Source: Sputnik/Mikhail Tereshchenko via Reuters
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On a visit to New York in 2003, Vladimir Putin pitched himself to investors as an economic reformer willing to engage western capitalists, telling us that Russia was more than just another petrostate and shared the values of a “normal European nation”.

Those words ring hollow now that Putin is invading Ukraine, but he seemed sincere at the time. Having taken over a nation battered in the late 1990s by financial crisis and default, he was pushing privatisation and deregulation. He instituted a flat 13 per cent income tax, winning over US conservatives. With a boost from oil prices, reforms helped to increase Russian per capita income from $2000 at the start of his tenure in 2000 to a peak of $16,000 by the early 2010s.

But power and success changed Putin. Unlike his peers in other emerging markets, he soon stopped meeting foreign fund managers. One of his aides told me such meetings were for “middling and small powers”, not great ones like the US and Russia.

In 2010, I was invited to deliver a “candid” assessment of the Russian economy in Moscow, with Putin in attendance. Not realising the session was televised, I took the invite literally and stated that Russia’s success would be hard to sustain. To advance as a middle-income country, Russia would have to move beyond oil, reduce dependence on big state companies and tackle widespread corruption. Next morning, I found my name featured in pro-Putin state media, attacking me as a rude guest whose foreign commentary and capital Russia could do without.

A few months later, I interviewed former US president George W Bush, who described a similar change in Putin, from pragmatic early on to boastful by the late 2000s. At their last meeting in Moscow, Putin had introduced his retriever to Bush as “bigger, stronger, faster” than Barney, Bush’s terrier.

Putin is now often described as a uniquely Russian leader, eager to reclaim its imperial sphere of influence. Looked at from an economic standpoint, however, he is a universal type.

My research shows that economic performance tends to be far more erratic under autocratic than democratic leaders, that it deteriorates the longer a leader hangs on and that it is particularly unreliable in oil states. Putin is all three: a long-serving autocrat in an oil-producing country.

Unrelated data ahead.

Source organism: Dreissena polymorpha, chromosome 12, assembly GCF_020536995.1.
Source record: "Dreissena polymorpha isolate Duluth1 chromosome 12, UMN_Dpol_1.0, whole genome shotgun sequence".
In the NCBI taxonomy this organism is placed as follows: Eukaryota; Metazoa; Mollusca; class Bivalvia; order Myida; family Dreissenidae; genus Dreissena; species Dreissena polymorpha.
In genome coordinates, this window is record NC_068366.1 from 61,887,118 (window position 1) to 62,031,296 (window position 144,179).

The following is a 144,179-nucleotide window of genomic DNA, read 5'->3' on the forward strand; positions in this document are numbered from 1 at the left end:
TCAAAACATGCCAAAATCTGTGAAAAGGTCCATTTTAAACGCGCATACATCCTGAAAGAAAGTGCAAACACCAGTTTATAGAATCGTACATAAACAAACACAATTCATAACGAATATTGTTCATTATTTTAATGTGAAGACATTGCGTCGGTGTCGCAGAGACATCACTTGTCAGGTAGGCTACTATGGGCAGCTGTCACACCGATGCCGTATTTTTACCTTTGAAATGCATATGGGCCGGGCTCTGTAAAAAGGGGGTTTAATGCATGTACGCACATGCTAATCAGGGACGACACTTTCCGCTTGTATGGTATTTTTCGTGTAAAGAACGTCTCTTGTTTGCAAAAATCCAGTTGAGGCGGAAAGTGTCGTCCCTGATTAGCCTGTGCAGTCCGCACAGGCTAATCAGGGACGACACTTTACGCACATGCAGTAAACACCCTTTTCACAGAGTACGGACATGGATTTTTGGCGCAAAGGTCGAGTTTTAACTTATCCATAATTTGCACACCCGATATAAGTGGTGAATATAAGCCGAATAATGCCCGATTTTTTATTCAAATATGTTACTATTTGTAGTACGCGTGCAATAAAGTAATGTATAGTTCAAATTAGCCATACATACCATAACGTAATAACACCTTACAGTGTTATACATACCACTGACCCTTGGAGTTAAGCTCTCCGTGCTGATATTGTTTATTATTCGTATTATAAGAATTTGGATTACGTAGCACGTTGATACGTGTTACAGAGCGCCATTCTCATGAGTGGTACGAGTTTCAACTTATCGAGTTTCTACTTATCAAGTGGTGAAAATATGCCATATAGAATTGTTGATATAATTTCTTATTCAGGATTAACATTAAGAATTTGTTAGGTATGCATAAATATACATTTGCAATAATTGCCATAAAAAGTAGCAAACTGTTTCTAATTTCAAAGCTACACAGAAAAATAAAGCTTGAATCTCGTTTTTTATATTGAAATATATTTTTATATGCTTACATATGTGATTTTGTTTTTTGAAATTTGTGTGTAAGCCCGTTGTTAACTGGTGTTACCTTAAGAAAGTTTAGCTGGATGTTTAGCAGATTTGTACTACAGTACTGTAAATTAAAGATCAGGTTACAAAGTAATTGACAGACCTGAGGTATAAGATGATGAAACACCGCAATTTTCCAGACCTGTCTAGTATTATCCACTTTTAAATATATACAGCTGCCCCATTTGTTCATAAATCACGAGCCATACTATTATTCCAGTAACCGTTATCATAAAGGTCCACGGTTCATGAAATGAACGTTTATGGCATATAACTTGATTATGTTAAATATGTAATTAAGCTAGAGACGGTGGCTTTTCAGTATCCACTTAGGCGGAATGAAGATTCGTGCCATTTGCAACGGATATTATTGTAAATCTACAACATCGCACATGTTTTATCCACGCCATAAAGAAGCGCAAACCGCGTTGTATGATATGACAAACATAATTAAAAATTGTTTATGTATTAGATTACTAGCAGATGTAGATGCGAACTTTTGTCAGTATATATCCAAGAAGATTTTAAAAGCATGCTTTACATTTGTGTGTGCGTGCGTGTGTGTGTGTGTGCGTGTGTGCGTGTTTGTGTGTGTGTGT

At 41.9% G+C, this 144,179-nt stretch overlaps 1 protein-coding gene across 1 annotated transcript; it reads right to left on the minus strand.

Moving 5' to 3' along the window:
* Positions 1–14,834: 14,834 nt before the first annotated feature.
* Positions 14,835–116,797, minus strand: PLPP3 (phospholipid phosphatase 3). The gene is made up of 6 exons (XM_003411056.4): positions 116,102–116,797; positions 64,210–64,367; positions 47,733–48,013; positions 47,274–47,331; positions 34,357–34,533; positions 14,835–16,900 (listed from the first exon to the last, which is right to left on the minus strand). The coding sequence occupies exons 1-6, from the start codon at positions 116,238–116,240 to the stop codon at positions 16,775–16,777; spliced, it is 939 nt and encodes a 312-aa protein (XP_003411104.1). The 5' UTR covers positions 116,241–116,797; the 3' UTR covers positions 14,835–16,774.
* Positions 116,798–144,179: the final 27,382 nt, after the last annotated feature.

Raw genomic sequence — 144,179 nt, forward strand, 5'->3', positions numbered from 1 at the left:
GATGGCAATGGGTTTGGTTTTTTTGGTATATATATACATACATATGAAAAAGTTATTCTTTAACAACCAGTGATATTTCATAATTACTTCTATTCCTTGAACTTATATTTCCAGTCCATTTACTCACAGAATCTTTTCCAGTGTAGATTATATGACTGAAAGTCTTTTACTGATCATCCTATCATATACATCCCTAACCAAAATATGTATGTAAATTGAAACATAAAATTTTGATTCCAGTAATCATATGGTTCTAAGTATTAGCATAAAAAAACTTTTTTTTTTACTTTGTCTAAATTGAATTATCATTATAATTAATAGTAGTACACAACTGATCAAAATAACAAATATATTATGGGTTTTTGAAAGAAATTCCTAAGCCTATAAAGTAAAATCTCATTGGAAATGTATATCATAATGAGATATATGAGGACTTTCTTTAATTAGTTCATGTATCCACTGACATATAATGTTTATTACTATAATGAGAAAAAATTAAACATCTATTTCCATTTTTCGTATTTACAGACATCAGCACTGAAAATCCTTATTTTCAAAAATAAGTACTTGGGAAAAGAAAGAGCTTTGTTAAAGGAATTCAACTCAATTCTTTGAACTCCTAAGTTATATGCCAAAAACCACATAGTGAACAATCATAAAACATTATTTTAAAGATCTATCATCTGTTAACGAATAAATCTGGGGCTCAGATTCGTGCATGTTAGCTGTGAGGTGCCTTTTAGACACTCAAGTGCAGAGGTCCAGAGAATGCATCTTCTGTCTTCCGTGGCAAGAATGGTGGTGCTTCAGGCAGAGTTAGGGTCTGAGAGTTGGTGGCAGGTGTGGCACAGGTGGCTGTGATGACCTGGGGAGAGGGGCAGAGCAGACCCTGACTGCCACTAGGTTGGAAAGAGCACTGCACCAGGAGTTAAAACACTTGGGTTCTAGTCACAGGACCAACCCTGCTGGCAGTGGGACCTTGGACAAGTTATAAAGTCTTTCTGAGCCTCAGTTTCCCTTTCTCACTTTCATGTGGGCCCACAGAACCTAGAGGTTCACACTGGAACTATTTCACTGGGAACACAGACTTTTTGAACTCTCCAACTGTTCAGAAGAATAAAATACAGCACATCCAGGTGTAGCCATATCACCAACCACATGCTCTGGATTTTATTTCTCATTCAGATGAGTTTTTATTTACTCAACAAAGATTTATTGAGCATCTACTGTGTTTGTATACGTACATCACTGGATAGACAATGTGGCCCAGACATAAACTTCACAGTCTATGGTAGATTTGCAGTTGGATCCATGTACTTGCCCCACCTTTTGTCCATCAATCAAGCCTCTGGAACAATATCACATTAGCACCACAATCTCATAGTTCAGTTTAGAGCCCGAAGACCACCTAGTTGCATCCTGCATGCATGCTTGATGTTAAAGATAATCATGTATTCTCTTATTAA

By the late 2000s, Putin had become complacent and stopped pushing reform. After his 2014 invasion of Crimea drew western sanctions, he launched a new change, not to spur growth but to create Fortress Russia, impervious to foreign capital flows.

Those defences appeared to work for a while, but are now cracking under intense new sanctions. From its peak of $16,000, Russia’s per capita income had fallen to $12,000 before the Ukraine invasion. Despite rising oil prices, it is now on track to drop under $10,000 by the end of 2022.

Wall Street often embraces autocrats because they have at times produced economic booms, but for every success there are three or four who generate stagnations, even permanent crisis conditions. These range from Castro in Cuba to the Kims in North Korea and many giants of Africa, including Robert Mugabe in Zimbabwe, Haile Selassie in Ethiopia and Yoweri Museveni in Uganda.

Looking back in 150 countries to 1950, autocracies account for 35 of the 43 cases in which a nation sustained gross domestic product growth of more than seven per cent for a decade. However, autocracies also account for 100 of the 138 cases in which a country grew a full decade at slower than three per cent — a rate that feels like a recession in a developing country.

In extreme cases, 36 countries have been whipsawed for decades by swings between years of rapid growth and years of negative growth: 75 per cent of those were autocracies, many in petro states such as Nigeria, Iran, Syria and Iraq.

Putin is at risk of putting Russia in this extreme class. Markets now signal a 99 per cent chance the country will default on its debt, exactly the fate the early Putin worked so hard to prevent.

Once a reformer, he now looks every bit the archetypal ageing autocrat. Similar economic crises are unfolding under longstanding strongmen from Alexander Lukashenko in Belarus to Recep Tayyip Erdogan in Turkey to Mahinda Rajapaksa in Sri Lanka.

These cases are a reminder that, successful or not, autocracy is sticky. Western leaders now hoping for Putin to fall under the weight of a tanking economy should be aware of this history. Autocrats can sever the link between politics and economics and hang on to power indefinitely.

A writer and investor, Ruchir Sharma is the author of four books, including most recently “The 10 Rules of Successful Nations”. He is chair of Rockefeller International.

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